When I first met Dennis Connolly, I told him I had pictures of RAF top ace Johnnie Johnson.
To my surprise, he told me he flew with him.
So I sent him some pictures Greg had of Johnnie Johnson that were in his grandfather’s photo album.
Then I found this information…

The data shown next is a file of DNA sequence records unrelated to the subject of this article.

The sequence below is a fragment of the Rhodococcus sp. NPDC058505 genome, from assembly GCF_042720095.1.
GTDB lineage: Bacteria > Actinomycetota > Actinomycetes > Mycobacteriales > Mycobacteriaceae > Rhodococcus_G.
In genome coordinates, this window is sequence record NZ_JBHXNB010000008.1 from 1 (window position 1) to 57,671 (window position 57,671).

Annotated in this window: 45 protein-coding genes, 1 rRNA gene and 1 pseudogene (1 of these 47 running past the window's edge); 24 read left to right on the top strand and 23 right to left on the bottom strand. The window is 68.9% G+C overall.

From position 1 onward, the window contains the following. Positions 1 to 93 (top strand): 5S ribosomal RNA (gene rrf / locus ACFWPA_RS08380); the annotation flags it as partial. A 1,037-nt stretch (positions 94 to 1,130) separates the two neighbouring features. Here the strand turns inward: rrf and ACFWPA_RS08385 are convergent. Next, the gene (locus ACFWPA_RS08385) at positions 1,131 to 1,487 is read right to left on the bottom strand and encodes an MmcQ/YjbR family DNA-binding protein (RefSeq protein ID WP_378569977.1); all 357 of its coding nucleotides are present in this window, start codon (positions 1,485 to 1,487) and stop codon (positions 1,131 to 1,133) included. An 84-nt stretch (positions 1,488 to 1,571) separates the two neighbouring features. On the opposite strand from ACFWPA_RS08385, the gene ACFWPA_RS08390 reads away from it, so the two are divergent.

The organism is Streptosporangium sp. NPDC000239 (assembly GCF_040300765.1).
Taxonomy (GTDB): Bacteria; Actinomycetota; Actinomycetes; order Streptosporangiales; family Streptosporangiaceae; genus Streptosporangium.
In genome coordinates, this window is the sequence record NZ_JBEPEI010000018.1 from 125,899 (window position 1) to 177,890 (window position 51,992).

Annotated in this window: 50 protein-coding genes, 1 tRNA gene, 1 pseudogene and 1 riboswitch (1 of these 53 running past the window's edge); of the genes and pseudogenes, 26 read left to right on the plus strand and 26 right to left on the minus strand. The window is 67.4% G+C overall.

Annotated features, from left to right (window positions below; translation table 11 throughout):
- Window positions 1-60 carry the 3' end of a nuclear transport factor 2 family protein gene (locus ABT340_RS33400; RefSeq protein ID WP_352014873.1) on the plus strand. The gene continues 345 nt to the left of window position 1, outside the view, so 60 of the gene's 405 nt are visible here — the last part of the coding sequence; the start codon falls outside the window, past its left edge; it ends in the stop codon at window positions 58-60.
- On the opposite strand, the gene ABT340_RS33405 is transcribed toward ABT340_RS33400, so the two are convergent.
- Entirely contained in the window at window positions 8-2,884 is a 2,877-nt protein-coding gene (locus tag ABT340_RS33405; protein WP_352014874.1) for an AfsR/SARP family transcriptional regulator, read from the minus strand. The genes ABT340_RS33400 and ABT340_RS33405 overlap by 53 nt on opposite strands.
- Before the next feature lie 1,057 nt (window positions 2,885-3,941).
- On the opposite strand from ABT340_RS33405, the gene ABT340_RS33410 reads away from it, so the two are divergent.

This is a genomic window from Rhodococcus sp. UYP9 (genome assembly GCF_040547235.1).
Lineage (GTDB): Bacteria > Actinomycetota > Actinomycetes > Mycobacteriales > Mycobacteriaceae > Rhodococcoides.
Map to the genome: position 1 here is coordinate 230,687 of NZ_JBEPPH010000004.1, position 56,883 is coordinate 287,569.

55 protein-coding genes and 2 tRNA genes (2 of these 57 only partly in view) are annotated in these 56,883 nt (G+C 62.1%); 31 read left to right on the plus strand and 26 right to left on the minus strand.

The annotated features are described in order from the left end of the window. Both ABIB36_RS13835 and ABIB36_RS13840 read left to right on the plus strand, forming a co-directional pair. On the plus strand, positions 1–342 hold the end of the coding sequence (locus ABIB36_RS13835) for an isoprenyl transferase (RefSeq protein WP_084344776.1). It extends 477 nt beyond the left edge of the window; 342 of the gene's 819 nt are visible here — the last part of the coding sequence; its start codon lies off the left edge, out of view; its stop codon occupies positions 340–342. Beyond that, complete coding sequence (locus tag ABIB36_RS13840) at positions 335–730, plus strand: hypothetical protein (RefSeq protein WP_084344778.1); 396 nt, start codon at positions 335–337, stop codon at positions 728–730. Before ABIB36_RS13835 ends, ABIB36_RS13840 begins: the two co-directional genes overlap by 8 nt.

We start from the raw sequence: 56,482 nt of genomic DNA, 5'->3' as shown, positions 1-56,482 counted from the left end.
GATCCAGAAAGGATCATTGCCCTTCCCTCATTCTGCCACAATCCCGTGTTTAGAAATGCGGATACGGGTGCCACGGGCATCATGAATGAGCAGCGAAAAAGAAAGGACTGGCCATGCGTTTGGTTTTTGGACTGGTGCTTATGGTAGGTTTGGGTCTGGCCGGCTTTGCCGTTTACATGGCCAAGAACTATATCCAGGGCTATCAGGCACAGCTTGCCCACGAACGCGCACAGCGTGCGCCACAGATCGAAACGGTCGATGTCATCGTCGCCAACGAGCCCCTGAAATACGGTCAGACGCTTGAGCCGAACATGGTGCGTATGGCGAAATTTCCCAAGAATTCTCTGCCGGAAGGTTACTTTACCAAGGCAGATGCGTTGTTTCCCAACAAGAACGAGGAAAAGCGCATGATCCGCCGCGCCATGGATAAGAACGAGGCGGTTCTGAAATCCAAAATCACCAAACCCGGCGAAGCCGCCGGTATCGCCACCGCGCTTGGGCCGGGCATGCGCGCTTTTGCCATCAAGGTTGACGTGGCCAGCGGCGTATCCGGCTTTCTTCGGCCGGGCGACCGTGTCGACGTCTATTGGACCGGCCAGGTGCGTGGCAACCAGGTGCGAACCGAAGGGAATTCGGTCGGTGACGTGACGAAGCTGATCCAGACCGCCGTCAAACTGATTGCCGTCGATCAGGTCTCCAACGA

Spitfire Mk XIV was the most important Griffon-engined Spitfire. It was powered by a 2,035hp Griffon 65 engine based on the Mk. VIII fuselage. Given its superior performance, the Mk.XIVs were used extensively to intercept the high speed V-1 flying bombs from Germany. In the European continent the aircraft was mainly used as armed reconnaissance searching for enemy targets. Probably one of the best-known fighters of WWII the Spitfire had a big psychological effect at home and in Germany. With its great performance the British were given hope of surviving the Battle of Britain and the German pilots learned to respect its fighting capabilities. It wasn’t the workhorse the Hurricane was but the great handling capabilities along with its great looks made the Spitfire a WWII icon. The plane was also used very successfully in a reconnaissance role and was the only Allied fighter in production for the entire WWII years. The Aircraft The RAF code-name for the V1 rocket was “Diver”. With a total of 13.5 Divers destroyed by him, No. 91 (Nigeria) Squadron pilot Flt. Lt. H D “Johnny” Johnson was one of the most successful V1 Spitfire pilots. This Johnson isn’t to be confused with James Edgar “Johnnie” Johnson. H. D.’s first victory was shared on June 23, 1944. The nose art on this Spitfire XIV RB188/DL-K displayed a very colorful drawing of a nude red-headed woman named BRÜMHILDE riding a V1. RB188/DL-K was also used to add to the total victories of ace Flt. Lt. Ken Collier and ace Flt. Lt. Jean Maridor. Later this aircraft served with 130 and 350 Squadrons on the Continent and post war was transferred to Thailand.